This morning my sister-in-law’s mother dropped by with our niece, her granddaughter, to bring her to a woman who can help “cure” her, as she has become sick enough to visit the hospital twice recently. Many people in El Salvador use home cures, herbs, and even witchcraft to help cure what ails them.
We drove from our home in Jicaron to Nances, only about 10 minutes, but a good 45 minutes walk by foot. Nances is a rural neighborhood up the road from us. The road we drove on goes through neighborhoods Jicaron and los Naranjos, then crosses through (yes, through) the river Metayate to get to Nances, which is on the other side of the river. When the river is engorged in the rainy season, the only road to get there is from Agua Caliente. A hammock bridge for pedestrians crosses the river above the road.
When we got to Nances we asked a neighbor where the healer (called a “Curandera”) lived. She told us which house but that she had gone into town to shop, it being Thursday, the big “market” day in “El Pueblo,” Agua Caliente. So much for timing. A man at the healer’s house answered the door and attempted to entertain us. He was old and appeared to have Dementia. My relatives said he was “Norteado”. The word literally means “Northed,” and takes its meaning from the commonly used word for wind here: “El Norte,” which translates to “the North”. One who has been “Norteado” has lost their mind in some way, affected as if the wind has stricken them severely.
Here is a video I found on YouTube of The Curandera of Teotitlan del Valle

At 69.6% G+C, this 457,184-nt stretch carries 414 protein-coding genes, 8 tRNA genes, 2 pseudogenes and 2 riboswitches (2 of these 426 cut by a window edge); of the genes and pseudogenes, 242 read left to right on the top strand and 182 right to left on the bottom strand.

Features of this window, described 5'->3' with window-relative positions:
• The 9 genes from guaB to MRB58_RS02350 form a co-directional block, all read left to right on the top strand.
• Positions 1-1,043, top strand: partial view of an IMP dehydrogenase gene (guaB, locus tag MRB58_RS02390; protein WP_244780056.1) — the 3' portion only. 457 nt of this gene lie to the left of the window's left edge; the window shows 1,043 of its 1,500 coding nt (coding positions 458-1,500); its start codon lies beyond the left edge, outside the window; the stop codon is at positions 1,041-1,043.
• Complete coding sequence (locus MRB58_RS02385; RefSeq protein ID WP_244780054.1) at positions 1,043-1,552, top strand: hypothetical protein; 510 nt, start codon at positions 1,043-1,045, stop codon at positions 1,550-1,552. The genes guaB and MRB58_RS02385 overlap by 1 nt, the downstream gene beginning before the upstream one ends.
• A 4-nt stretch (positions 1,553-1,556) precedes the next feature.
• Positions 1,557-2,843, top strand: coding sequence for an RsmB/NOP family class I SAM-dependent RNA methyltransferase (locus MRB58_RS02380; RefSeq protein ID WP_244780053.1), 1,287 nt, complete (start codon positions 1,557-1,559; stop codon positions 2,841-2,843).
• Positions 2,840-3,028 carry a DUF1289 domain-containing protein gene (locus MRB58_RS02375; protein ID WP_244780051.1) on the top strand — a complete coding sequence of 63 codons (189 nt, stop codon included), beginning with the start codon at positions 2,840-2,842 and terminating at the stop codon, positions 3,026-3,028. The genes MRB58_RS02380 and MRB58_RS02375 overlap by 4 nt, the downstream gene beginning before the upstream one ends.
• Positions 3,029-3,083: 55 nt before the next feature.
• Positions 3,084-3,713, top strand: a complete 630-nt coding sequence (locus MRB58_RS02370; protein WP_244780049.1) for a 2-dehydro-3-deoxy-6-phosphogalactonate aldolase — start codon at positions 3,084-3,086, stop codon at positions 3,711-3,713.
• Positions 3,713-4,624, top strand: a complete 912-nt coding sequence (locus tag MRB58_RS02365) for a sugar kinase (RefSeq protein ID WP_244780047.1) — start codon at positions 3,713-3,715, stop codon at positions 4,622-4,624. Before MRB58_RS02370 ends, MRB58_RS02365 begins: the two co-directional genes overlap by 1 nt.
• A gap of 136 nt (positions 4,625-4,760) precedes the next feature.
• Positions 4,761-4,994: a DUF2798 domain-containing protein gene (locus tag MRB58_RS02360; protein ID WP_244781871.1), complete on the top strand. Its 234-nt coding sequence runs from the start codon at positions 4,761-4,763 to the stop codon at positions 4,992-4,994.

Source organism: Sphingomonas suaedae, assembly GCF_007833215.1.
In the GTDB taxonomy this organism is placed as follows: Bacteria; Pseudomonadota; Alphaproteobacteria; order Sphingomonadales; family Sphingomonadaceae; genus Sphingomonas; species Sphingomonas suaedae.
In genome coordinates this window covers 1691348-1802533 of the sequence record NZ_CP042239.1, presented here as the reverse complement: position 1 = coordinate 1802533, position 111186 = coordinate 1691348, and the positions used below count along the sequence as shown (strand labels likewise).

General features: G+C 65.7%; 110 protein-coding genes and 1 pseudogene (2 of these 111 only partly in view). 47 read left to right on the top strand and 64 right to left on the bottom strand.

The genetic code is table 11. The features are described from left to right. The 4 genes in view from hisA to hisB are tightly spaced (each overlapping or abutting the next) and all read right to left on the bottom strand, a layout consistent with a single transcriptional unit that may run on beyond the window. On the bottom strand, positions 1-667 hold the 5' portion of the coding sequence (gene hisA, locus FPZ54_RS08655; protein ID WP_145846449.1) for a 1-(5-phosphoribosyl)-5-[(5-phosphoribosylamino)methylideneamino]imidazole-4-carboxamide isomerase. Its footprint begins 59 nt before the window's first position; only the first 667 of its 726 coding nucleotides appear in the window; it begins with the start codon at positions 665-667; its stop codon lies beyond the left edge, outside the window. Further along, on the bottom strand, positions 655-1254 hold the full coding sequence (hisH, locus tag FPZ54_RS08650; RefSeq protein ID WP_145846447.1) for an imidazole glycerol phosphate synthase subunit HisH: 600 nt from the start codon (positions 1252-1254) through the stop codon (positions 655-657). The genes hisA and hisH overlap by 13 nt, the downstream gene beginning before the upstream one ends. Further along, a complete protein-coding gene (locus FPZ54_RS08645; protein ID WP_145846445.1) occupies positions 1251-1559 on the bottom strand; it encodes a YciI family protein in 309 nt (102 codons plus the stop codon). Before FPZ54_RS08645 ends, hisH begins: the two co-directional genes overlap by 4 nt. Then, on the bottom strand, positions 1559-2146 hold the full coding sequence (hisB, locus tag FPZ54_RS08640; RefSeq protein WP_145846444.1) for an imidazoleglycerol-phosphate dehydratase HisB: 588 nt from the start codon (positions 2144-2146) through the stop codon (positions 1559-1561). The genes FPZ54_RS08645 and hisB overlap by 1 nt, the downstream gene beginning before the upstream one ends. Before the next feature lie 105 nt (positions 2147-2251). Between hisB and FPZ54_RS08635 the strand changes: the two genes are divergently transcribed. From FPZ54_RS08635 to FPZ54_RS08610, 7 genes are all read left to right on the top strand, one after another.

It is curious how this Curandera believes in both Christianity, with emblems and statuettes of Christ in her home, and the often superstitious, indigenous healing practices. Both are integrated into her personal belief and medicinal practice, and she appears to find no conflict between them. I believe these healers can be effective, especially in the use of herbs, which are natural pharmaceuticals. The faith aspect, which she stresses at the end of the video, takes it a long part of the way, when her patients believe she can heal them.
Later that day, our neighbor Lupe (pronounced “Loo-Pay” and short for Guadalupe), came by and I went for a visit next door. Lupe, 2 older sisters, and 2 brothers were there with their mother. The kids were keen to ask what the lyrics in many American songs meant. They played songs recorded on a cell phone, and Magali, the oldest sister, sang verses from her favorite songs. I was impressed at how she sang the song refrains, humming and mimicking the words very well considering she doesn’t know a lick of English. I could figure out most of the songs she hummed out, and promised to look up the titles I didn’t know. Hilda played her favorite Britney Spears songs on her cell phone, and I translated live while the songs played out. Everyone got a gas out of that. They told me there were some ‘gringos’ staying in Agua Caliente, the nearest town to us.
The gringos are here to teach English, as part of a program done every year, through the church. Agua Caliente is a rural township with a small town hall, a big white stucco church, a few small shops, and all but dead except on “market” day, which is Thursdays, when dozens of vendors come to sell vegetables, clothing, and odds and ends items for the house like plastic dishes, toilet paper, laundry soap, etc. Sundays see a few vendors, not as much as Thursdays, who come to take advantage of the church congregation.
On Sundays you will find the church in Agua Caliente full, with a small crowd spilling outside of the front and side doors. Part of the excitement is being able to “get out” of the house; a lot of teenage boys and girls stand in the crowd outside the doors, peering here and there to see which other young-folk also came that day. My niece would often ask if I’d go to church, so she could come with. Once we got there, I had to give her “mucho ojo,” or watch her like a hawk, as she spent more time checking out other worshipers than on the worship itself, and wandering off at times. I suppose that’s to be expected of almost any teenager.